Spielberg, Lucas, Coppola, Scorsese, Lumet, Cimino, Peckinpah: the seismic shift in 1970s Hollywood was that the real stars were the directors.
In the wake of Bonnie and Clyde (1967) and Easy Rider (1969), a new generation gatecrashed the studio system: freewheeling mavericks who wanted to make their movies on their own terms. As long as they turned a profit, the studio bosses tolerated them. The upside for the actors was that they were offered more challenging and offbeat roles. While the golden triumvirate of Paul Newman, Robert Redford and Steve McQueen provided continuity with the old-style star system, a new generation emerged. Jack Nicholson gave reckless, defiant character performances in films such as Five Easy Pieces (1970) and One Flew Over The Cuckoo Nest (1975) – movies that today would be labelled as specialist, art-house fare – and became a huge star. Robert De Niro and Al Pacino pushed method-style intensity to new limits, while actors such as Gene Hackman and Dustin Hoffman, who surely would have been "supporting players" in earlier times, became fully fledged stars.
Similarly, Jane Fonda, Vanessa Redgrave, Glenda Jackson, Diane Keaton, Faye Dunaway and Meryl Streep all won Oscars: a sign that there were better, more provocative roles for such performers than there had been before.
But the great white shark in Spielberg's Jaws (1975) was a threat not just to swimmers on New England's beaches but to the star system as a whole. Jaws has a fair claim as the first summer tent pole movie – the big, high-concept picture driven by marketing that tried to make a killing over the opening weekend. It was followed by Stars Wars (1977), a film that revolutionised Hollywood's approach to marketing. Both films had strong actors (Roy Scheider, Richard Dreyfuss, Harrison Ford, et al), but stars weren't driving these movies. The failure of Heaven's Gate (1980), which helped to sink United Artists, wasn't just a blow for its director Michael Cimino but for the star system too. The movie was packed with A-list actors, but that didn't save it at the box-office.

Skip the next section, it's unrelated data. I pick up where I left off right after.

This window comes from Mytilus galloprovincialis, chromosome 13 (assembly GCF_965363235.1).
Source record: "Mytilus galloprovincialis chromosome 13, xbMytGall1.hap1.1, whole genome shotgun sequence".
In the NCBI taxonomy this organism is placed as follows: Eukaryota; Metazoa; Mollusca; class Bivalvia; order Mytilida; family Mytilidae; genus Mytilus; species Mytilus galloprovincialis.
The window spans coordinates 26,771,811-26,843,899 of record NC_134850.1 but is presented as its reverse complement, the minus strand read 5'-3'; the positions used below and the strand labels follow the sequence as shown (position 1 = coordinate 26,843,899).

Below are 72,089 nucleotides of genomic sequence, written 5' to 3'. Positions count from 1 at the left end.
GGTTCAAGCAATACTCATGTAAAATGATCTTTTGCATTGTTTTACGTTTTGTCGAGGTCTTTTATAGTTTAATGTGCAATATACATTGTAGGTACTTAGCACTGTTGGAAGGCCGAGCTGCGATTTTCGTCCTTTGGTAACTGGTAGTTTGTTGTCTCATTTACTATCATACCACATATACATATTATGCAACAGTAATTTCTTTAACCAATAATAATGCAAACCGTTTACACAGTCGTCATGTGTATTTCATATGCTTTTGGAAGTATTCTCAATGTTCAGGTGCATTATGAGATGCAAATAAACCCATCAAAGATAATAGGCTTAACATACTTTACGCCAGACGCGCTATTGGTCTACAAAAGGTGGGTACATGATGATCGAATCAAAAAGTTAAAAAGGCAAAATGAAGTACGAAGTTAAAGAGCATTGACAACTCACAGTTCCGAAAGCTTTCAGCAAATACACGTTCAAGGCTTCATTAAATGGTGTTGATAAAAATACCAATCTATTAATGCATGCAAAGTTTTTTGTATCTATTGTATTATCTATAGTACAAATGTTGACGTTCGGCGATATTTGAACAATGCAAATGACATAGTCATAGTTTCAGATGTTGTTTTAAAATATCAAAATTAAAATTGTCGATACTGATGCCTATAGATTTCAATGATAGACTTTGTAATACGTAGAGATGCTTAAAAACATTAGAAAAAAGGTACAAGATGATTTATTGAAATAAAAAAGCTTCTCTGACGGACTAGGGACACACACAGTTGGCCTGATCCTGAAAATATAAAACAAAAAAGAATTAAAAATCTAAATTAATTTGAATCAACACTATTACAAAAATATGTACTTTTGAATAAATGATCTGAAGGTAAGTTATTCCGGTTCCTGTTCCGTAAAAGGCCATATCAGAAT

Not for the first time, critics suggested that the age of the star was ending. Not for the last time, they were wrong. The breed merely adapted. John Travolta in Saturday Night Fever (1977) and Grease (1978) was one of the most popular stars of the Seventies. The rise of Sylvester Stallone showed that audiences were still ready to root for the underdog. The boom in the video market helped create a new generation of action stars – Chuck Norris, Arnold Schwarzenegger, Dolph Lundgren and others. Vigilante-style heroes were in vogue, from Charles Bronson to Clint Eastwood. Black American comedian Richard Pryor was hugely popular, both in filmed concerts of his performances and in his films with Gene Wilder. John Belushi and John Candy also had cult followings, while John Hughes's teen movies helped to create a new generation of teen stars. The Brat Pack and the young actors who appeared in Coppola's Rumblefish (1983) and The Outsiders (1983) included such names as Tom Cruise, Demi Moore, Matt Damon, Mickey Rourke, Kevin Bacon, Sean Penn, Patrick Swayze, Kiefer Sutherland and Matthew Broderick. Who needed an old-style studio contract system when Hughes and Coppola were doing the studios' talent-finding work for them?